Building an RC Battery Pack – A Basic How-To

If you love RC, you know the importance of a battery pack. The type of batteries you choose, how well your pack is assembled and how efficiently you charge them are all important aspects to powering your RC vehicle. Sure, you can buy a battery pack pre-assembled, but you can also build your own and get the satisfaction of designing and powering your own vehicle.

The first thing you need to do is when you decide to put together a battery pack is what you are powering and how much juice you need. You also need to think about the following:

1. Look at the chassis of your vehicle. The kind of vehicle does not matter as much as the amount of space in which you have to maneuver. The batteries may need to be oriented in a flat pack, a clustered pack or as both. You should also think about the distribution of weight in your vehicle – whether the battery weight is going to be distributed in a side to side or back to front manner. In some cases your chassis space for a battery pack is not adaptable, so be aware of those constraints before you start.

2. Look at the motor powering your RC vehicle. Depending on the power requirements, you'll be able to determine how many batteries or cells you need. This is also when you can decide the type of batteries you'll use – if you want to keep your NiMH batteries or upgrade to LiPo.

3. Determining your voltage is really a simple matter of addition. A standard cell voltage is 1.2v, so wired in a series – 12 batteries will add up to 14.4v – which would power an 14.4 volt RC electric motor.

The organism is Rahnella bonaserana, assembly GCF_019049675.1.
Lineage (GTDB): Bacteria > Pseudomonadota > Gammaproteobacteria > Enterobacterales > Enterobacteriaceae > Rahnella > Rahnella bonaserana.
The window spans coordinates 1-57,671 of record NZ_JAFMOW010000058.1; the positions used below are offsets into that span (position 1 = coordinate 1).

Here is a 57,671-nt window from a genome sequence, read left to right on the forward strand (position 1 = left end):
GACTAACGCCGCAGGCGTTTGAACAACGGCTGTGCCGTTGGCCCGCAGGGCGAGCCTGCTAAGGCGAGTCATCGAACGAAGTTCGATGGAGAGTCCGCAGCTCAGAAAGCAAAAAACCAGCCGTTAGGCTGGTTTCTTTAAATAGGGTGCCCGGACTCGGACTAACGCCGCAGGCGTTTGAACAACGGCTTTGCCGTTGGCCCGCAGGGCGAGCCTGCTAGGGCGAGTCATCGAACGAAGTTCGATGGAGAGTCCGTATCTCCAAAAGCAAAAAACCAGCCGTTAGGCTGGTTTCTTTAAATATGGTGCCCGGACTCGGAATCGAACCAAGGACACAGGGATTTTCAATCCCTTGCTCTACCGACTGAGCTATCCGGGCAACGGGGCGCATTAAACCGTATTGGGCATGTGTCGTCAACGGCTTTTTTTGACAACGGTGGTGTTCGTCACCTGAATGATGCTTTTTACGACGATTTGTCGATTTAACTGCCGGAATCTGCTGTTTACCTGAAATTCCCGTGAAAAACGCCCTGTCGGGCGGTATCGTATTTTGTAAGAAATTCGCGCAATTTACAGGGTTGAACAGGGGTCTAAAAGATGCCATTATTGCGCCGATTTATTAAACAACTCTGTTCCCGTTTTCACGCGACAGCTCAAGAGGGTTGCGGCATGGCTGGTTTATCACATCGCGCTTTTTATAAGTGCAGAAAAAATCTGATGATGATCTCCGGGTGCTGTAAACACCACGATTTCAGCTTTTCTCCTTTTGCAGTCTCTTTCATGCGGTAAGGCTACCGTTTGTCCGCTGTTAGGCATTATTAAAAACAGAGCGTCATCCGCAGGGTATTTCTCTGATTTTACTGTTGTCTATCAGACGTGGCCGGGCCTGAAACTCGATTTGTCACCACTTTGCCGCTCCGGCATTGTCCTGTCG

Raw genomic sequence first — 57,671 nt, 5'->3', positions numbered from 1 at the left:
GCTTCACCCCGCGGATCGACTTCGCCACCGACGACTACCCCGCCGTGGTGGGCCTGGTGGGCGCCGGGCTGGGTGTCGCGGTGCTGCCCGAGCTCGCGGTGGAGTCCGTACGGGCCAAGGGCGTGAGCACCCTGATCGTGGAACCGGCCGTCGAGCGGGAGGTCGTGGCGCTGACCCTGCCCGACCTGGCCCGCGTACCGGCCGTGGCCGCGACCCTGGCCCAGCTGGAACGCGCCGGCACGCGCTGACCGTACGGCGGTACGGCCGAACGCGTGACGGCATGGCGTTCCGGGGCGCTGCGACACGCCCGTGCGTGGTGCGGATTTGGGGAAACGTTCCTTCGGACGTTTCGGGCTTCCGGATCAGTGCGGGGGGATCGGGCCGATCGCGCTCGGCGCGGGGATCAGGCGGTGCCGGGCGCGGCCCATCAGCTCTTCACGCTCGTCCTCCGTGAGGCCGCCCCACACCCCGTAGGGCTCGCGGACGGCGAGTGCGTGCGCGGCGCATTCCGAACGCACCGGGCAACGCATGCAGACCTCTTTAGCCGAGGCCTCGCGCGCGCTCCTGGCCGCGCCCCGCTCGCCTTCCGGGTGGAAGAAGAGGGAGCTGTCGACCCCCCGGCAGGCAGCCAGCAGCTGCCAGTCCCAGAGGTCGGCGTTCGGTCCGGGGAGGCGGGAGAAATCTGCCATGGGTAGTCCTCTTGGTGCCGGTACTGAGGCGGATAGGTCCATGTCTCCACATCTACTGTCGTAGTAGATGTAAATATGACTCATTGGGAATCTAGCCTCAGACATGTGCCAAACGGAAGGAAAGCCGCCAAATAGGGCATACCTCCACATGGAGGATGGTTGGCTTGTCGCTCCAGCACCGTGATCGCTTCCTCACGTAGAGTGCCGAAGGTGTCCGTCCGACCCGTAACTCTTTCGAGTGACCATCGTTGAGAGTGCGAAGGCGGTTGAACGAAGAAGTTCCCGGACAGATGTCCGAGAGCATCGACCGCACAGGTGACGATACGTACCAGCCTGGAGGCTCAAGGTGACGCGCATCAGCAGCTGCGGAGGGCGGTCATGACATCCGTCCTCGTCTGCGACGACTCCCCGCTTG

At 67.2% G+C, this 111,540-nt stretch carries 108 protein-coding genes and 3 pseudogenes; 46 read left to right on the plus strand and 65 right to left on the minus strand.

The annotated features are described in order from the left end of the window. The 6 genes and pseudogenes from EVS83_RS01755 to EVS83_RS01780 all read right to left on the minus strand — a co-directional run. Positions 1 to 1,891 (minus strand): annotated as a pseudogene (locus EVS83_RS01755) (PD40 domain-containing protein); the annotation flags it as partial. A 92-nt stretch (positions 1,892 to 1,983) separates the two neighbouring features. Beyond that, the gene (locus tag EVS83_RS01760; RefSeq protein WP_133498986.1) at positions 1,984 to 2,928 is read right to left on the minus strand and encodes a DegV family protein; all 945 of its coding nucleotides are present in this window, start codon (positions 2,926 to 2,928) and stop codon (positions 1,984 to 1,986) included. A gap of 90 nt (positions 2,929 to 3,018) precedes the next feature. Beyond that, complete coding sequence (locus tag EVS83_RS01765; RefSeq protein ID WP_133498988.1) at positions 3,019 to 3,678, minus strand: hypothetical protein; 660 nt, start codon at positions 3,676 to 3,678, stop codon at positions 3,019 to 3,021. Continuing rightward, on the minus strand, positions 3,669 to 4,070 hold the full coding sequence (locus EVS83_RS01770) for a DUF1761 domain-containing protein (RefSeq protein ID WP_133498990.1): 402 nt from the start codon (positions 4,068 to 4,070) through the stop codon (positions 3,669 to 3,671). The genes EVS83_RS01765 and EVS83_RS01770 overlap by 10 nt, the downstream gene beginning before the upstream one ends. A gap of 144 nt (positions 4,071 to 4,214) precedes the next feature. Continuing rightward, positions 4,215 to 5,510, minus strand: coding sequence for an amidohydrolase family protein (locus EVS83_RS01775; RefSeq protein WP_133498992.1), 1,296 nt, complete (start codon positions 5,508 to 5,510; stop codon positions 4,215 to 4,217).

Next, you'll need to gather your battery pack supplies – so here's a sample shopping list. Remember, we're assuming we're creating a battery pack with 14.4v, as in the example above:

o 12 Batteries or Battery Cells

o 12 Battery Bars (you can order battery bars in bulk if you plan to build more than one pack and save $)

o Wire: You'll want a higher quality 12 gage with a high strand count. This type of wire, with these characteristics will be more flexible which is ideal as well as being more efficient for power transmission.

o 80-100 Watt Soldering Gun. You'll want a gun because you can be more exact and quicker – this is necessary because of the heat sensitivity of batteries. The faster and more specific you can be, the less likely you'll be to damage the battery.

o 60/40 Solder. This is higher quality – also important for quick and accurate work and avoiding battery damage.

o Flux. This is a chemical cleaning agent that removes oxidation from metal to facilitated soldering. You can use liquid or paste flux when assembling a battery pack.

o Shoo Goo or Goop. This fast drying adhesive will be used to bundle the batteries together.

o Battery Pack Assembly Jig – optional. These assembly devices align the batteries properly and facilitate a tidy battery pack. The batteries end up basically looking like cord wood – tidily bundled.

o Soldering "Helping Hands" – optional. These devices allow you to hold things in place while you solder.

o Another optional timesaver is to get a "Helping Hands" accessory for your soldering station.